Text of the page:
Sure, it’s easy to fool people. But is this actually important beyond letting a few scientists have a laugh? Unfortunately, yes. Vanderbilt psychology professor Lisa Fazio, who wrote about this phenomenon in The Conversation, has shown in her own studies that illusions like this can lead people to pick up false information about the world. When she and her team had people read fictional stories that referred to things like “paddling around the largest ocean, the Atlantic,” people were more likely to say the Atlantic was the world’s largest ocean, even though they had correctly answered “Pacific” on a test they took two weeks before reading the stories.
Luckily, the thing that’s been proven to work is a practice we can all do, especially as we wade through social-media feeds full of sensational headlines and “fake news.” When people are asked to play fact-checker, correcting errors as they read, they’re much less likely to pick up false information than people who just read what they’re given. The takeaway is clear: assume anything you hear or read could be wrong, and you’re more likely to notice when it is. If you do that, you’ll be just like Einstein, the inventor of electricity.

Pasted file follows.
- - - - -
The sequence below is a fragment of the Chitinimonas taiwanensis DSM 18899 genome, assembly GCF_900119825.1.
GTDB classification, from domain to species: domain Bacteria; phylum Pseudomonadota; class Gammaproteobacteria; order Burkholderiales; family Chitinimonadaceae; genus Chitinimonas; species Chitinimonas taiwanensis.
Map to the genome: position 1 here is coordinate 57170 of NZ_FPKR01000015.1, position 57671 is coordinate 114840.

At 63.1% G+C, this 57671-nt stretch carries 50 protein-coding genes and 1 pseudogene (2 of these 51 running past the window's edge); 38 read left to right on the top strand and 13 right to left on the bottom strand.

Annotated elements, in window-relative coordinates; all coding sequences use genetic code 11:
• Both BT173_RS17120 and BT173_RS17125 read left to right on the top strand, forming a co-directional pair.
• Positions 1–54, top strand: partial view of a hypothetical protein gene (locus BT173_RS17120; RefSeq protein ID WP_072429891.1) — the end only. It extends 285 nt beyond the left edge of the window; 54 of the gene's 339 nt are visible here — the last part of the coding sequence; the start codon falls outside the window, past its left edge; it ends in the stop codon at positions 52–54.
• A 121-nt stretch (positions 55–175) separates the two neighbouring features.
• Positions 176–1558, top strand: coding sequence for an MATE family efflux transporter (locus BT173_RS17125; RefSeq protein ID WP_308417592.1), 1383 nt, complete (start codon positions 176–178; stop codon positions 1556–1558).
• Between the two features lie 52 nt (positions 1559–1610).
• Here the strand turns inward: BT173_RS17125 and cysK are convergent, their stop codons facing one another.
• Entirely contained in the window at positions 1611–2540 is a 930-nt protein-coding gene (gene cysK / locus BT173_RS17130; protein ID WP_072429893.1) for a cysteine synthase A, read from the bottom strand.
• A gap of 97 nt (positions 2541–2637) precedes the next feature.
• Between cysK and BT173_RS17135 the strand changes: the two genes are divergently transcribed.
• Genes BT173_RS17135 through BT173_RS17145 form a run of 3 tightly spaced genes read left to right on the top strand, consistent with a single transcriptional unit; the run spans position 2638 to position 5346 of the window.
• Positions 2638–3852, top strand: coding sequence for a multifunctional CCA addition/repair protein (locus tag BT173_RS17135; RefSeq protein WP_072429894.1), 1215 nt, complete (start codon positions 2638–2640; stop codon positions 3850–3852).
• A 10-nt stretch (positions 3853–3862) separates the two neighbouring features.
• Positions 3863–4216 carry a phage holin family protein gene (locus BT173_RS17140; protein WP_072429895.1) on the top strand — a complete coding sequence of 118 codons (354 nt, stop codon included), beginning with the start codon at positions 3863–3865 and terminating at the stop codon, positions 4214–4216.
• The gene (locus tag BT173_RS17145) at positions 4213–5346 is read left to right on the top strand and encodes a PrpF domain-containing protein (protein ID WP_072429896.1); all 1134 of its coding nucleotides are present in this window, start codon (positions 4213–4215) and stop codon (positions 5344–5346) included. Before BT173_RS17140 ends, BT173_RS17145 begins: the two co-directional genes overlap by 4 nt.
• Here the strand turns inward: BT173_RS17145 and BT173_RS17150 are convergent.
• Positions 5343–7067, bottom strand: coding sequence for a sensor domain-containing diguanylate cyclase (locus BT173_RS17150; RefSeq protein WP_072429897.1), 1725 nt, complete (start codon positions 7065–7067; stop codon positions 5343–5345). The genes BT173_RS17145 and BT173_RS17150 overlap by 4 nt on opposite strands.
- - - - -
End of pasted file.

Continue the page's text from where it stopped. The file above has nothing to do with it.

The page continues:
The next time a “Wow!” Signal comes from space — and the science community begins chattering about aliens — there’s an updated scale available to help you decide whether to listen to them. Called the Rio Scale 2.0, it’s a measure of how close a piece of scientific research comes to finding alien life. The higher the mark, the more you should pay attention.
The trouble with social media is it can easily blow the smallest news stories way out of proportion. The science community wants to take more responsibility for how they present their findings. Scientists have an obstacle, though. Often, the reporters covering “alien” stories don’t understand the science themselves. Or the science is too new to come up with any definite conclusions. But if you start out by reading about an “alien megastructure” in space (a real-life story from last year), then scientists find out that the weird pattern of dimmings and brightenings was actually due to nothing more than dust, it is frustrating.